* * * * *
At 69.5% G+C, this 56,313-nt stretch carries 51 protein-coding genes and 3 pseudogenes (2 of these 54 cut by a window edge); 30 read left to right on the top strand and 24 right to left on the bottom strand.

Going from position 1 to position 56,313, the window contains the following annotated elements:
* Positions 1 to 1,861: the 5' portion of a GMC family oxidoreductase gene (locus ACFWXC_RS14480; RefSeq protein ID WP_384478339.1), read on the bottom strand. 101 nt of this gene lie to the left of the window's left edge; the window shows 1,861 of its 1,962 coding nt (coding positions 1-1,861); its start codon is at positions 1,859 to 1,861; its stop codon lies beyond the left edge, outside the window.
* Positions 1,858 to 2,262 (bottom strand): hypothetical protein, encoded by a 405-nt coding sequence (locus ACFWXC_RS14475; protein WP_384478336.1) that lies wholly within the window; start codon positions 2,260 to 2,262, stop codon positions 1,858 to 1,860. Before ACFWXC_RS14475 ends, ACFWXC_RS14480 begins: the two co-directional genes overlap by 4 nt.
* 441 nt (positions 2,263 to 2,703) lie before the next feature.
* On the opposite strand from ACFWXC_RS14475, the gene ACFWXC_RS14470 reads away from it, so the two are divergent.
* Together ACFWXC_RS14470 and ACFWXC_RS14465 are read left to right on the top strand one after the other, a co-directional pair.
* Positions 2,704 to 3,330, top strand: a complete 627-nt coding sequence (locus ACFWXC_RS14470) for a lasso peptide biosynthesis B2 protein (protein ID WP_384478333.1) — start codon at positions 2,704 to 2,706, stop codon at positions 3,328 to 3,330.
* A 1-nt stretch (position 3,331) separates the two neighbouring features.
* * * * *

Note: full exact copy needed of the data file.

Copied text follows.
At 69.5% G+C, this 56,313-nt stretch carries 51 protein-coding genes and 3 pseudogenes (2 of these 54 cut by a window edge); 30 read left to right on the top strand and 24 right to left on the bottom strand.

Going from position 1 to position 56,313, the window contains the following annotated elements:
* Positions 1 to 1,861: the 5' portion of a GMC family oxidoreductase gene (locus ACFWXC_RS14480; RefSeq protein ID WP_384478339.1), read on the bottom strand. 101 nt of this gene lie to the left of the window's left edge; the window shows 1,861 of its 1,962 coding nt (coding positions 1-1,861); its start codon is at positions 1,859 to 1,861; its stop codon lies beyond the left edge, outside the window.
* Positions 1,858 to 2,262 (bottom strand): hypothetical protein, encoded by a 405-nt coding sequence (locus ACFWXC_RS14475; protein WP_384478336.1) that lies wholly within the window; start codon positions 2,260 to 2,262, stop codon positions 1,858 to 1,860. Before ACFWXC_RS14475 ends, ACFWXC_RS14480 begins: the two co-directional genes overlap by 4 nt.
* 441 nt (positions 2,263 to 2,703) lie before the next feature.
* On the opposite strand from ACFWXC_RS14475, the gene ACFWXC_RS14470 reads away from it, so the two are divergent.
* Together ACFWXC_RS14470 and ACFWXC_RS14465 are read left to right on the top strand one after the other, a co-directional pair.
* Positions 2,704 to 3,330, top strand: a complete 627-nt coding sequence (locus ACFWXC_RS14470) for a lasso peptide biosynthesis B2 protein (protein ID WP_384478333.1) — start codon at positions 2,704 to 2,706, stop codon at positions 3,328 to 3,330.
* A 1-nt stretch (position 3,331) separates the two neighbouring features.